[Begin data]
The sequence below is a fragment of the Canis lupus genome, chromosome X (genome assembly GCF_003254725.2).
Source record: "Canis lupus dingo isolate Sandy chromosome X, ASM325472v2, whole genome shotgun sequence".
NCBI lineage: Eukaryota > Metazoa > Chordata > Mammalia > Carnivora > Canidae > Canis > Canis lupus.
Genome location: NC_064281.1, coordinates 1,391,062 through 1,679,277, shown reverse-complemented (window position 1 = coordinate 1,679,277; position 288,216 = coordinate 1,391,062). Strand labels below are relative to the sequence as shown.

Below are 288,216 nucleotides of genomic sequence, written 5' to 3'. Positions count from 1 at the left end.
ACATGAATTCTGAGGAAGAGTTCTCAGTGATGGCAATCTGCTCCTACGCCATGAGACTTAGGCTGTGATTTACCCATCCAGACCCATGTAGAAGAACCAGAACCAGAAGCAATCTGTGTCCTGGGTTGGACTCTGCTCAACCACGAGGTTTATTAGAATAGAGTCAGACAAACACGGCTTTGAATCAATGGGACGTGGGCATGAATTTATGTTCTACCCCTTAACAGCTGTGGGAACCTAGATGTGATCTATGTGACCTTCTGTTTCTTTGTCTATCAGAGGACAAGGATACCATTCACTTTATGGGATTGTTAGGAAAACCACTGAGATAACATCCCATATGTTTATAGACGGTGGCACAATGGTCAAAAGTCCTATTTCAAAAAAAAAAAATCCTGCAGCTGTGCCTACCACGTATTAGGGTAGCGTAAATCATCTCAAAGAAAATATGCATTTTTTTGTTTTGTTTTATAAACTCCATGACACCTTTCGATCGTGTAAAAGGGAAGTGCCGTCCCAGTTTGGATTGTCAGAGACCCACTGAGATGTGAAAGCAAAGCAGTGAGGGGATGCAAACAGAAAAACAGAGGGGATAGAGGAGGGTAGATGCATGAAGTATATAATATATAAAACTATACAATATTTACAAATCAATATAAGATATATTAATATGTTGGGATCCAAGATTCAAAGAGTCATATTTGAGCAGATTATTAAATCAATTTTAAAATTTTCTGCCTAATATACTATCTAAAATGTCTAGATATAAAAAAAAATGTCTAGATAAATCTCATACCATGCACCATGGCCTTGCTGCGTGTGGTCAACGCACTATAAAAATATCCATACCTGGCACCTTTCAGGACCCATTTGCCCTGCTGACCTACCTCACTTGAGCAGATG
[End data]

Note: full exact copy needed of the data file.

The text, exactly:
The sequence below is a fragment of the Canis lupus genome, chromosome X (genome assembly GCF_003254725.2).
Source record: "Canis lupus dingo isolate Sandy chromosome X, ASM325472v2, whole genome shotgun sequence".
NCBI lineage: Eukaryota > Metazoa > Chordata > Mammalia > Carnivora > Canidae > Canis > Canis lupus.
Genome location: NC_064281.1, coordinates 1,391,062 through 1,679,277, shown reverse-complemented (window position 1 = coordinate 1,679,277; position 288,216 = coordinate 1,391,062). Strand labels below are relative to the sequence as shown.

Below are 288,216 nucleotides of genomic sequence, written 5' to 3'. Positions count from 1 at the left end.
ACATGAATTCTGAGGAAGAGTTCTCAGTGATGGCAATCTGCTCCTACGCCATGAGACTTAGGCTGTGATTTACCCATCCAGACCCATGTAGAAGAACCAGAACCAGAAGCAATCTGTGTCCTGGGTTGGACTCTGCTCAACCACGAGGTTTATTAGAATAGAGTCAGACAAACACGGCTTTGAATCAATGGGACGTGGGCATGAATTTATGTTCTACCCCTTAACAGCTGTGGGAACCTAGATGTGATCTATGTGACCTTCTGTTTCTTTGTCTATCAGAGGACAAGGATACCATTCACTTTATGGGATTGTTAGGAAAACCACTGAGATAACATCCCATATGTTTATAGACGGTGGCACAATGGTCAAAAGTCCTATTTCAAAAAAAAAAAATCCTGCAGCTGTGCCTACCACGTATTAGGGTAGCGTAAATCATCTCAAAGAAAATATGCATTTTTTTGTTTTGTTTTATAAACTCCATGACACCTTTCGATCGTGTAAAAGGGAAGTGCCGTCCCAGTTTGGATTGTCAGAGACCCACTGAGATGTGAAAGCAAAGCAGTGAGGGGATGCAAACAGAAAAACAGAGGGGATAGAGGAGGGTAGATGCATGAAGTATATAATATATAAAACTATACAATATTTACAAATCAATATAAGATATATTAATATGTTGGGATCCAAGATTCAAAGAGTCATATTTGAGCAGATTATTAAATCAATTTTAAAATTTTCTGCCTAATATACTATCTAAAATGTCTAGATATAAAAAAAAATGTCTAGATAAATCTCATACCATGCACCATGGCCTTGCTGCGTGTGGTCAACGCACTATAAAAATATCCATACCTGGCACCTTTCAGGACCCATTTGCCCTGCTGACCTACCTCACTTGAGCAGATG